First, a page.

Researchers' breakthrough in treatment of deadly peanut allergies in children

Researchers' breakthrough in treatment of deadly peanut allergies in children

Researchers' breakthrough in treatment of deadly peanut allergies in children

"The importance of this discovery is that these children can eat peanuts as those who have no peanut allergy", said Mimi Tang, lead researcher of the study.

A peanut allergy cure may be on the horizon after a new treatment showed promising effects during clinic trials at Australia's Murdoch Children's Research Institute, researchers there said on Wednesday.

Lead researcher Mimi Tang pioneered the dual-therapy approach to treating peanut allergies, and she posits that probiotics - Lactobacillus rhamnosus was used in the study - increase the chances of cells responding to the immunotherapy.

Tang said the injection regime works by changing how the body reacts to an allergen.

ABC reports 10-year-old Olivia May was one of the children taking part in the study, with her mum Tanya explaining how there's no longer the anxiety or worry of her daughter suffering from an allergic reaction.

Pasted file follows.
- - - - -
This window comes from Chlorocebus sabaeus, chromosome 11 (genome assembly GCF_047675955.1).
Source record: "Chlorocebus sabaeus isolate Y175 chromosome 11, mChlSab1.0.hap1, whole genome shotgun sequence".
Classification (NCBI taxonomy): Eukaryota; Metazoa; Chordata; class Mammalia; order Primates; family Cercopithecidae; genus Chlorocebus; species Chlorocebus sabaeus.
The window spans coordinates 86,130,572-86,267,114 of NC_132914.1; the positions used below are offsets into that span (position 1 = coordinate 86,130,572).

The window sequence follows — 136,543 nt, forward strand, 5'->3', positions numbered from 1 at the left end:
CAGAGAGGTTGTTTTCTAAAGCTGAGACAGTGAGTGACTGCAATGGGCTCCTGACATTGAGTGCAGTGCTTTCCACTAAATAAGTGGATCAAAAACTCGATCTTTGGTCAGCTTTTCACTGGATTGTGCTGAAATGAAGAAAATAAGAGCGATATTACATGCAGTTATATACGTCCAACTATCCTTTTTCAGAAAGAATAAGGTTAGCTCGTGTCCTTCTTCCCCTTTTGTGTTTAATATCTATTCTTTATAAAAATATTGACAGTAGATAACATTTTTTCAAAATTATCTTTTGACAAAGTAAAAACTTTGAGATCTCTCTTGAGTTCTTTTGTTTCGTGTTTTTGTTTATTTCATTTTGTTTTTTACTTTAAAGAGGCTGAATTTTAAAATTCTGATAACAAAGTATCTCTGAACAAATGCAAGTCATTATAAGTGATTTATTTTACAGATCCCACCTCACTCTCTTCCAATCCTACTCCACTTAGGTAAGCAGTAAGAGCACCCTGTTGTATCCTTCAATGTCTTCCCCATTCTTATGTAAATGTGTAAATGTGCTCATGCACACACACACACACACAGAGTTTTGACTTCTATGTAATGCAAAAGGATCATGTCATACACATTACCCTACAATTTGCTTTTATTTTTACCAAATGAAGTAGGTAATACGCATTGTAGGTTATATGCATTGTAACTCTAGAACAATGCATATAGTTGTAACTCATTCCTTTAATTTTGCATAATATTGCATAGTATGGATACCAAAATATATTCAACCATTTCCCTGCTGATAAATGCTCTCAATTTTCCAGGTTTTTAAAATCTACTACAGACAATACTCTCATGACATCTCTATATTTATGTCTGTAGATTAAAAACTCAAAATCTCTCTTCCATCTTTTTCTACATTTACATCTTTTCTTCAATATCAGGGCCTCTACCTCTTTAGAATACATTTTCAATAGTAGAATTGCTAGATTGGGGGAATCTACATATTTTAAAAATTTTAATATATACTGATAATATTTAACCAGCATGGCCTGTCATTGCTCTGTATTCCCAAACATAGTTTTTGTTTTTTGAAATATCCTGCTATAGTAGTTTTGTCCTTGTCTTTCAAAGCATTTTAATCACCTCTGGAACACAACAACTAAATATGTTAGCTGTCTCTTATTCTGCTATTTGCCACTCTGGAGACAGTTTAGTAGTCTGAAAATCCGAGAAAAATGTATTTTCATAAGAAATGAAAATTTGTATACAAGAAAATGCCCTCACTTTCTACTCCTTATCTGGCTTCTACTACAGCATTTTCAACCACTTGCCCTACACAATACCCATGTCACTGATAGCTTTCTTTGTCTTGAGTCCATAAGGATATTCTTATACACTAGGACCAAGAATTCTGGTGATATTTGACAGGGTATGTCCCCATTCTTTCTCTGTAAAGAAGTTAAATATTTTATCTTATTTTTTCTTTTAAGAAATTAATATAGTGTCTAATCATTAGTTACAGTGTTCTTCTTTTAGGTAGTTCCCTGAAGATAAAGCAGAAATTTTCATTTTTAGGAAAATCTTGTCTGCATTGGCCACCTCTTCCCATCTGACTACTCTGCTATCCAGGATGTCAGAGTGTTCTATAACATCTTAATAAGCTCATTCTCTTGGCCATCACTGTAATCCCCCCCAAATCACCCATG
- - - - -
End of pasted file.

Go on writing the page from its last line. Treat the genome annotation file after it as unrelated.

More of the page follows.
'These children had been eating peanut freely in their diet without having to follow any particular program of peanut intake in the years after treatment was completed, ' she said. Two-thirds of the children that received the treatment have become desensitized to peanuts and this has lasted up to four years after the treatment.

The 48 children were treated with an experimental immunotherapy treatment.

The results were astounding compared to the placebo group, which only had a 4-percent effectiveness in developing peanut tolerance.

The treatment encourages the immune system to develop a tolerance to protein in the nuts that cause an allergic reaction.

In the recent follow up trial, 80% of the children who gained tolerance are still consuming peanuts as part of their regular diet and 70% passed a further test created to determine long-term tolerance to peanuts.

Children with peanut allergies could finally overcome the life-threatening reaction for up to four years, Australian researchers say.

"Ours is the first study to show prolonged eight-week sustained unresponsiveness several years after treatment has ceased and suggests the possibility that tolerance is a realistic target for food allergy treatments". "This is a major step forward in identifying an effective treatment to address the food allergy problem in Western societies".

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